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Damias Boisduval

Type species: elegans Boisduval, New Guinea.

Synonym: Caprimima Hampson (type species albicollis Pagenstecher, New Guinea).

Most Damias species have distinctive facies with the typical black and red markings on a pure white ground rather than a yellow one. The forewing apical border is often very broad and may contain white spots.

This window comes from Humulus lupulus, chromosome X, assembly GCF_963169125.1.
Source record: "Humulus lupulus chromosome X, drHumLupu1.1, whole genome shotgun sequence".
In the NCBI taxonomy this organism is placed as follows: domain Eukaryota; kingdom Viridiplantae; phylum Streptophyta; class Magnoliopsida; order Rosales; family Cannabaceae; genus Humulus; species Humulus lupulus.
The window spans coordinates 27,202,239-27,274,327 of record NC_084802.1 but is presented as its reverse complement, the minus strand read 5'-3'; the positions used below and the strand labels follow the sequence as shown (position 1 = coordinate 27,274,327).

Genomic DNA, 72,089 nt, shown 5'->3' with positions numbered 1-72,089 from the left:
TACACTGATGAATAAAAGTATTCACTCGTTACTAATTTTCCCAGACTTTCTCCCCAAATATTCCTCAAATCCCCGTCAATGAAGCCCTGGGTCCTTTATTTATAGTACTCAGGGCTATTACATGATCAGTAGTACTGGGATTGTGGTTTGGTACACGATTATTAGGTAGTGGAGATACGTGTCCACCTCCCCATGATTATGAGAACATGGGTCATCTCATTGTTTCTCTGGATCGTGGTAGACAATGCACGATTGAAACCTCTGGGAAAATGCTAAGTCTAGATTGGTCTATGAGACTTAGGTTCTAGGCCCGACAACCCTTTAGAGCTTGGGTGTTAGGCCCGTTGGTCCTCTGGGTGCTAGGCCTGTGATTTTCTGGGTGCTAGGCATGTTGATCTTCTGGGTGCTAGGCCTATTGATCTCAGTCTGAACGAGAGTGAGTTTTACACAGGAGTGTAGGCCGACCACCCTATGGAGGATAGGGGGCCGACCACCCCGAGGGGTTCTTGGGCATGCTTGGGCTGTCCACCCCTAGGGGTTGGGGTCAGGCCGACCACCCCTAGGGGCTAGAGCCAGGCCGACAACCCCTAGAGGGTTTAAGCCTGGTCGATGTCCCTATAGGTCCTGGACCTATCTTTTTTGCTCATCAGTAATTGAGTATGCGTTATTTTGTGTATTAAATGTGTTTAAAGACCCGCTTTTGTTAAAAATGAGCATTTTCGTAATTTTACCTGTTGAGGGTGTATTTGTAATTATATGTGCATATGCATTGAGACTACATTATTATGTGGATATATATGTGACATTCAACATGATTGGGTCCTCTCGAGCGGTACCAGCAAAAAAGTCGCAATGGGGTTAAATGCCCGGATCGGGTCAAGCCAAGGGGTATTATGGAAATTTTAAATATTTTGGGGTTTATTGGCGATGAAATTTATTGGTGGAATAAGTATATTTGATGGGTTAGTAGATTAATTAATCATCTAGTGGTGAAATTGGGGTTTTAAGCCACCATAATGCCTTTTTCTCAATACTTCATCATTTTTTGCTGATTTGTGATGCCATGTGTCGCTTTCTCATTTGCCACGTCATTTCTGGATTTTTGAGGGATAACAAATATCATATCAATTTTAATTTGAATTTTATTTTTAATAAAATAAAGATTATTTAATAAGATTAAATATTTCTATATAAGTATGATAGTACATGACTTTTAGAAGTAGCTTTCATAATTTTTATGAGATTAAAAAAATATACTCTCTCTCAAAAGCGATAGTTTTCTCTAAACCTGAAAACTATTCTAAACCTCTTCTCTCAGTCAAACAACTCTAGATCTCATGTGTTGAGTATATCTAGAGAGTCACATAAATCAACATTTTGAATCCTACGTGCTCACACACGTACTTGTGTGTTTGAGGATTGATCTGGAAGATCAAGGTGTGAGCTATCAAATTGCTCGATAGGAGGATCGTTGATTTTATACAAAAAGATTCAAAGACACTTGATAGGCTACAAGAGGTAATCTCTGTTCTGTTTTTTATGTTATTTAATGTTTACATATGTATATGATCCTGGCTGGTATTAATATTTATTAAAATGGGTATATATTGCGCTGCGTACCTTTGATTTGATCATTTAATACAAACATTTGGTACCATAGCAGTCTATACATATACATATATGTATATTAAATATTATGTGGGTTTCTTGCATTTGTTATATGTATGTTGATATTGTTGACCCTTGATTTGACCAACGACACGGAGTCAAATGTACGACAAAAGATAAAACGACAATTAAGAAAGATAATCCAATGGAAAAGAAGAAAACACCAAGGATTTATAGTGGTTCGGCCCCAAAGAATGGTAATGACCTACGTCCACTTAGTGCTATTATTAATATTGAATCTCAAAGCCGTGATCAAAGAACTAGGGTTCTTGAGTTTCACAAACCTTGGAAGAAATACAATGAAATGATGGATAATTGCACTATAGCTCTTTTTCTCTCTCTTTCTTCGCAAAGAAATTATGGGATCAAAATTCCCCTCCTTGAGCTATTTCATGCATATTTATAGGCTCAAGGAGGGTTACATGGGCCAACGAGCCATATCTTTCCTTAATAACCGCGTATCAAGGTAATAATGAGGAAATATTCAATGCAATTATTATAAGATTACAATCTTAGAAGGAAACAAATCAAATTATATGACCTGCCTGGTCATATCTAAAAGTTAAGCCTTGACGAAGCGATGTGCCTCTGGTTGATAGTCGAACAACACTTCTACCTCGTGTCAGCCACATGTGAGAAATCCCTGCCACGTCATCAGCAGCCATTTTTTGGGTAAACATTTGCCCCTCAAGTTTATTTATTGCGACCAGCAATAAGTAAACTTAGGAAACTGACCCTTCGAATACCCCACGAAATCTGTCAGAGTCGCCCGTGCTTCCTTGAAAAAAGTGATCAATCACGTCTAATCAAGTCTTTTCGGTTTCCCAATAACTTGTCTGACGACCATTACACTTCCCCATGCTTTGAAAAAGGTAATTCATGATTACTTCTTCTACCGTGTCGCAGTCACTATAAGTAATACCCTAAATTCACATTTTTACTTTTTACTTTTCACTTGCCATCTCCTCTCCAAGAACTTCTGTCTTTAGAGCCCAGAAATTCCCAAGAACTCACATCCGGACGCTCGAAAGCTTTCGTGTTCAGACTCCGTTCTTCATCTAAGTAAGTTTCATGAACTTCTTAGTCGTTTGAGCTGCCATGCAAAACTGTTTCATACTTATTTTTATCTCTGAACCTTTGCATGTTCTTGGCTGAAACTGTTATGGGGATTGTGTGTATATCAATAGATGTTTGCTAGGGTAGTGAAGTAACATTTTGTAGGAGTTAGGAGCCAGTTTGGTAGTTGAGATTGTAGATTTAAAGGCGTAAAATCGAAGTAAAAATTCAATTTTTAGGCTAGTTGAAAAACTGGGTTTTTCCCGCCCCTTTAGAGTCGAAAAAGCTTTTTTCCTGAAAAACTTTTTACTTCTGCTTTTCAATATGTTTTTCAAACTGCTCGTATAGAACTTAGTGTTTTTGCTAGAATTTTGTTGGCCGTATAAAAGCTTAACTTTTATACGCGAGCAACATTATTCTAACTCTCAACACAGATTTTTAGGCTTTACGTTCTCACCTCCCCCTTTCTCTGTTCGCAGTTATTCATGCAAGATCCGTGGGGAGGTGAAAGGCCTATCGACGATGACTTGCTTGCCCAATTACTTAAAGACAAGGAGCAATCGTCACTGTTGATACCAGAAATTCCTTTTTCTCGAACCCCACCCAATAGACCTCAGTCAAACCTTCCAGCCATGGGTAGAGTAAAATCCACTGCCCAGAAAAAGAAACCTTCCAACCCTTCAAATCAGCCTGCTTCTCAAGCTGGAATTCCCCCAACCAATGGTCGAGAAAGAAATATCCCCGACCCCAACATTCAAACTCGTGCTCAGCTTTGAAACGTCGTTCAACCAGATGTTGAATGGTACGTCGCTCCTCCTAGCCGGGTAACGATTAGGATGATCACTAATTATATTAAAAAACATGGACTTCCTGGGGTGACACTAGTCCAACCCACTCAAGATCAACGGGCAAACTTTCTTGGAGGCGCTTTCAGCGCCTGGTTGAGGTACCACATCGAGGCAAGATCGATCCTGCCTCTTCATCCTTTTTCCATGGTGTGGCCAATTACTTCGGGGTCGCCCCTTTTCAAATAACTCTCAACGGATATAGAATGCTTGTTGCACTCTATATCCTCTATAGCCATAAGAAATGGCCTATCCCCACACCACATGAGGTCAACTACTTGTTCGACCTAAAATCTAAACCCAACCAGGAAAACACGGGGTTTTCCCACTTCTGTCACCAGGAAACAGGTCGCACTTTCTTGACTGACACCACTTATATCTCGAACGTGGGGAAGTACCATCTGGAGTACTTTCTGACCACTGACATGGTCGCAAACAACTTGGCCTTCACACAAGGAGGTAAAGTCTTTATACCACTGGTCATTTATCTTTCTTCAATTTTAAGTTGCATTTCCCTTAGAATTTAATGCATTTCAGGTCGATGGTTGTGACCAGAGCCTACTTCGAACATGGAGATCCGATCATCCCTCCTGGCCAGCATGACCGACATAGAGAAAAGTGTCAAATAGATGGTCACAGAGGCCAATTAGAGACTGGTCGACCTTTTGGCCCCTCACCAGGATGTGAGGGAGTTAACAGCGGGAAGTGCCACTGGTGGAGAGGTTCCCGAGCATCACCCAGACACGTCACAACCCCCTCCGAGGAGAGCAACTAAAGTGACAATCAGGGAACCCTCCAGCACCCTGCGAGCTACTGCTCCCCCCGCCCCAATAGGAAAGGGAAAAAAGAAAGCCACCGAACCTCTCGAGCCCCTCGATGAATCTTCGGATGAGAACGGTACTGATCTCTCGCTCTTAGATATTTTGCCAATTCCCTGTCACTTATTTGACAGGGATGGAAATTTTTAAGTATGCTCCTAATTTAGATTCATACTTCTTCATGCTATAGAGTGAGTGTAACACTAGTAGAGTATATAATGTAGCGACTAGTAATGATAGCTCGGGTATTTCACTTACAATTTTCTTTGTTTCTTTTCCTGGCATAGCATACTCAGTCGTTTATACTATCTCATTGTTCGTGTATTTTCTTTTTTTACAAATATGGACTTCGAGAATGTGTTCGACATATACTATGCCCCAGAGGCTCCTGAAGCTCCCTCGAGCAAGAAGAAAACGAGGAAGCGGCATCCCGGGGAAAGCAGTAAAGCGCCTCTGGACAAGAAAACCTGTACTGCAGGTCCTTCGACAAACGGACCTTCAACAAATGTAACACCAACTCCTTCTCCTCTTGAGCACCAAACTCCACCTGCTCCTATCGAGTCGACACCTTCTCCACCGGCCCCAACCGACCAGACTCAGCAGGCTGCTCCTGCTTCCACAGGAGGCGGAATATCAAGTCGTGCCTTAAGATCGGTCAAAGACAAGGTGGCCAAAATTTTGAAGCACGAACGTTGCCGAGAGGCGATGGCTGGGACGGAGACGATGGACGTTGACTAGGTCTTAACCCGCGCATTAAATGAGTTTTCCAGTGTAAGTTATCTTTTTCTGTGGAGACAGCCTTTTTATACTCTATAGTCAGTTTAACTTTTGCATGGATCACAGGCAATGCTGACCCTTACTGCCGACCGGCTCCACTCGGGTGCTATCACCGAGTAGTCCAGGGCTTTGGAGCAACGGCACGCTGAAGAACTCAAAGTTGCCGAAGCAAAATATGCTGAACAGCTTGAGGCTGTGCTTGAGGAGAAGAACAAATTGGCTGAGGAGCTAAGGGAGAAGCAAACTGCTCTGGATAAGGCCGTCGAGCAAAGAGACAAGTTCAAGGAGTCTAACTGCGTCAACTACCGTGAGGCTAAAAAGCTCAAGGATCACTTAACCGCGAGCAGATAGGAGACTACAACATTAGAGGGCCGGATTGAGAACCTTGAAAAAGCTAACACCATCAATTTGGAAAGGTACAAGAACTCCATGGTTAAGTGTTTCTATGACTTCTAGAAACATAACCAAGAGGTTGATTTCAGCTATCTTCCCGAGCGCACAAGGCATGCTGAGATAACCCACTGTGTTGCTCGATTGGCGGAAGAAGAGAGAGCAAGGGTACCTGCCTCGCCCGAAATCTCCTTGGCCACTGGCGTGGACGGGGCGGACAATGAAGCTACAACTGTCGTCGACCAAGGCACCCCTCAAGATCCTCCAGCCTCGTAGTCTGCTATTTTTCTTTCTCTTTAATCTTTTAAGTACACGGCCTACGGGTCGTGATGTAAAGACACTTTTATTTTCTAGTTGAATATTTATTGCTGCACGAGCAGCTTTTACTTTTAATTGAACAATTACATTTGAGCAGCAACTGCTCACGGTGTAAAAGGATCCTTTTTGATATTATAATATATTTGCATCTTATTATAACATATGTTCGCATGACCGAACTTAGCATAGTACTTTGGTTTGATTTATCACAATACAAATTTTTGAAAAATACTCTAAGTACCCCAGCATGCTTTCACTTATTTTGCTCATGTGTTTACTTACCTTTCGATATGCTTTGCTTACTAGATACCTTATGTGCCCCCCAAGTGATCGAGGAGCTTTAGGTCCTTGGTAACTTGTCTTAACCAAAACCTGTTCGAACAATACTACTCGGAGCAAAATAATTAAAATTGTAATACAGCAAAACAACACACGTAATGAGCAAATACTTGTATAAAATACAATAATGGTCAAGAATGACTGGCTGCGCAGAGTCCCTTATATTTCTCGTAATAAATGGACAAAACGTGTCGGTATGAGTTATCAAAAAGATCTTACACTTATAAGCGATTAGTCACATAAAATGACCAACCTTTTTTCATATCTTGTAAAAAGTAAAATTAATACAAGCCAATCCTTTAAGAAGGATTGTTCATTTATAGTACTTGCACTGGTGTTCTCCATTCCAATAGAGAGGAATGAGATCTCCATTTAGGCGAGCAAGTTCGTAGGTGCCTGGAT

Holloway (1984b) suggested that the white ground colour was the only synapomorphy for the whole genus, but that various facies and male genitalic characters could be used to recognise three subgroups. Two of these and miscellaneous other species are more or less restricted to New Guinea and most diverse in the south eastern peninsula. The only Sundanian species, discussed below, belongs to the most widespread subgroup of the three, also occurring in Seram and the Bismarck Is. This group has two white spots at the distal margin subapically. The aedeagus vesica contains two to three moderate cornuti, and the saccular process of the valve (referred to as costal by Holloway (1984b), but it appears to have migrated dorsally in this quartet of genera) is broadened or bifid subapically, though this latter feature is not apparent in the Sundanian species.

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